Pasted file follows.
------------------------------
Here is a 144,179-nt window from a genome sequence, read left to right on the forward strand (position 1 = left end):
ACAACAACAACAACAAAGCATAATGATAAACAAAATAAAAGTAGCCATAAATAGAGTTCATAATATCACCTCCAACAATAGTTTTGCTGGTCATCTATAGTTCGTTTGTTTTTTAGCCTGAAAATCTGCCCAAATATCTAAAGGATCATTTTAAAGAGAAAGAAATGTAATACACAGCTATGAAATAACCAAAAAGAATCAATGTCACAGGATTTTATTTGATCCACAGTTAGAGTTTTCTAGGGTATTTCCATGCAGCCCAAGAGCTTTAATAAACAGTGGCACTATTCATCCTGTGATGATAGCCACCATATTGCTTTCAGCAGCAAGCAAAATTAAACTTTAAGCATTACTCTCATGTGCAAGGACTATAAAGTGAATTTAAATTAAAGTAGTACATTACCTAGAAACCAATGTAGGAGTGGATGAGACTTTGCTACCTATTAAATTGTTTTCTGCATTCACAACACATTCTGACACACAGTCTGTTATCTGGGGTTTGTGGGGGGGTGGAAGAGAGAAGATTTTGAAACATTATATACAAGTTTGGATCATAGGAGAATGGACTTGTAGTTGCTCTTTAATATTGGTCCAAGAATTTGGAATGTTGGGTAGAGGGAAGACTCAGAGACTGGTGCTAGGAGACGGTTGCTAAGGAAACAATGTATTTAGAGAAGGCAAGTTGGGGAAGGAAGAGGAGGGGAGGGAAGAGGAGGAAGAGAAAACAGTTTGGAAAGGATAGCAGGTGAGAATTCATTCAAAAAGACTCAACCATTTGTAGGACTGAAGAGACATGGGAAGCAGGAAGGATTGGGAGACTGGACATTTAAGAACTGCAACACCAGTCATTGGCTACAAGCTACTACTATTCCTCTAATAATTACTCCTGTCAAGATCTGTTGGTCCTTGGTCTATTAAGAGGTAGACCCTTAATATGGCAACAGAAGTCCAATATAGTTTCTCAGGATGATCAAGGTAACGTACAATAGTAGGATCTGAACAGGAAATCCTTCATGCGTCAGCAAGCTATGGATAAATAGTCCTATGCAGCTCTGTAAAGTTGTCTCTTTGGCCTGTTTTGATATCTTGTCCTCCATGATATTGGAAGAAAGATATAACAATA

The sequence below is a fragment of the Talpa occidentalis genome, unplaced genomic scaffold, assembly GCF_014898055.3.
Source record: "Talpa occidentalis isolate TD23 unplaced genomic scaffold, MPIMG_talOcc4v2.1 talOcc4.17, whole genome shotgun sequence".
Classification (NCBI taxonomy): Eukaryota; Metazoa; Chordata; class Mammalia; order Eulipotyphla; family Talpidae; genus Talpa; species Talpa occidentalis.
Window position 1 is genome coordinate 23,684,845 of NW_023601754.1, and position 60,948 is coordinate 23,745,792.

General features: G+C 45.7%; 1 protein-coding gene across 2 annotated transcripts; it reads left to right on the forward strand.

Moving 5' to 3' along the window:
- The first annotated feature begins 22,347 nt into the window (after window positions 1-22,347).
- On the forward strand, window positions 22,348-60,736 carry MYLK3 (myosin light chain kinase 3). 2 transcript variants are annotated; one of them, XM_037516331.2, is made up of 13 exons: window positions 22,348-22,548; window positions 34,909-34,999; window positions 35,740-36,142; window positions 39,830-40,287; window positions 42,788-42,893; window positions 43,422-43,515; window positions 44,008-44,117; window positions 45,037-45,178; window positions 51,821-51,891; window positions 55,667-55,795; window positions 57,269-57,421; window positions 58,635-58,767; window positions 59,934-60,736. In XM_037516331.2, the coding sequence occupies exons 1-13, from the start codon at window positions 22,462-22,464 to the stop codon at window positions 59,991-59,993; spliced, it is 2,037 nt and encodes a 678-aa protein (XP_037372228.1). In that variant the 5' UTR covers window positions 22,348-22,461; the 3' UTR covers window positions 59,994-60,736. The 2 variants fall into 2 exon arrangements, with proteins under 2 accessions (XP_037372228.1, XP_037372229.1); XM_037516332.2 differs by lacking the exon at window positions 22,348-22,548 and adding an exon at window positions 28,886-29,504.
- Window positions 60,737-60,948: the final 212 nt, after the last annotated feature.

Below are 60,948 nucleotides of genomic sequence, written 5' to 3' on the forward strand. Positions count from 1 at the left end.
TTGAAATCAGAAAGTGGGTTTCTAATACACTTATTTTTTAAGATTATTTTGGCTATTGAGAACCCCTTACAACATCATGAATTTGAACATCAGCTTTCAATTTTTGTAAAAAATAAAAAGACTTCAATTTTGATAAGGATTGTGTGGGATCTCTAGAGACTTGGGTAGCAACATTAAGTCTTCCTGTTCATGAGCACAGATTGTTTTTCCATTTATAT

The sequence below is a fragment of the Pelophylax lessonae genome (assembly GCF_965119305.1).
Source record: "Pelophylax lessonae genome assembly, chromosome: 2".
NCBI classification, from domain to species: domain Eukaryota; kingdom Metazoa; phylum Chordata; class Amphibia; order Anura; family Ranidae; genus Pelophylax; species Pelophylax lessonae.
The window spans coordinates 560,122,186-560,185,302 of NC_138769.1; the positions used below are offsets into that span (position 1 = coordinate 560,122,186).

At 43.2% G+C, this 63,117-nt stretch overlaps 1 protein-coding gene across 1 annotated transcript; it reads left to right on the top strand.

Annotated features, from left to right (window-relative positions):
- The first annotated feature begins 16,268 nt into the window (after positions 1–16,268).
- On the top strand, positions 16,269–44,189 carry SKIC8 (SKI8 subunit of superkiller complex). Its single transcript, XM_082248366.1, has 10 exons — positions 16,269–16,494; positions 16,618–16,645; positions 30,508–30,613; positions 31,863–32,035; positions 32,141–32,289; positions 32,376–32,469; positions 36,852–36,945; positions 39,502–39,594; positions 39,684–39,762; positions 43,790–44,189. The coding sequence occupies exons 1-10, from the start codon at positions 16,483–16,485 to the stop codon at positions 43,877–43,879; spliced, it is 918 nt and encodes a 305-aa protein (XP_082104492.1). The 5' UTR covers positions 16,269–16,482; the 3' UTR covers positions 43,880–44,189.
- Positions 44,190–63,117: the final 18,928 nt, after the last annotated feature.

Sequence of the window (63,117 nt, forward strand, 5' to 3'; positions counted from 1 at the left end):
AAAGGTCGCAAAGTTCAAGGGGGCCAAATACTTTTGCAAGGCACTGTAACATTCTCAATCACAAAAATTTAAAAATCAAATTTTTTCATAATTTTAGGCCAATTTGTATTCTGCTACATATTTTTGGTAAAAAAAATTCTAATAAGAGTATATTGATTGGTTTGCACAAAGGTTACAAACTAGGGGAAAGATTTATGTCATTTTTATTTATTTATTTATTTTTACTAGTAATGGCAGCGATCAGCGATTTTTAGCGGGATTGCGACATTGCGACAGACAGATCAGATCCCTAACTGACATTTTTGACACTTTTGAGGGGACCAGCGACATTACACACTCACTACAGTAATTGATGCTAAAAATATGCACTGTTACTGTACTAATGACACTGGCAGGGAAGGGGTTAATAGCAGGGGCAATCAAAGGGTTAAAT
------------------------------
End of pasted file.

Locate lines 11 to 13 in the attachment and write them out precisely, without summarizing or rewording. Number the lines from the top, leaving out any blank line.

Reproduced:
- Window positions 60,737-60,948: the final 212 nt, after the last annotated feature.

Below are 60,948 nucleotides of genomic sequence, written 5' to 3' on the forward strand. Positions count from 1 at the left end.
TTGAAATCAGAAAGTGGGTTTCTAATACACTTATTTTTTAAGATTATTTTGGCTATTGAGAACCCCTTACAACATCATGAATTTGAACATCAGCTTTCAATTTTTGTAAAAAATAAAAAGACTTCAATTTTGATAAGGATTGTGTGGGATCTCTAGAGACTTGGGTAGCAACATTAAGTCTTCCTGTTCATGAGCACAGATTGTTTTTCCATTTATAT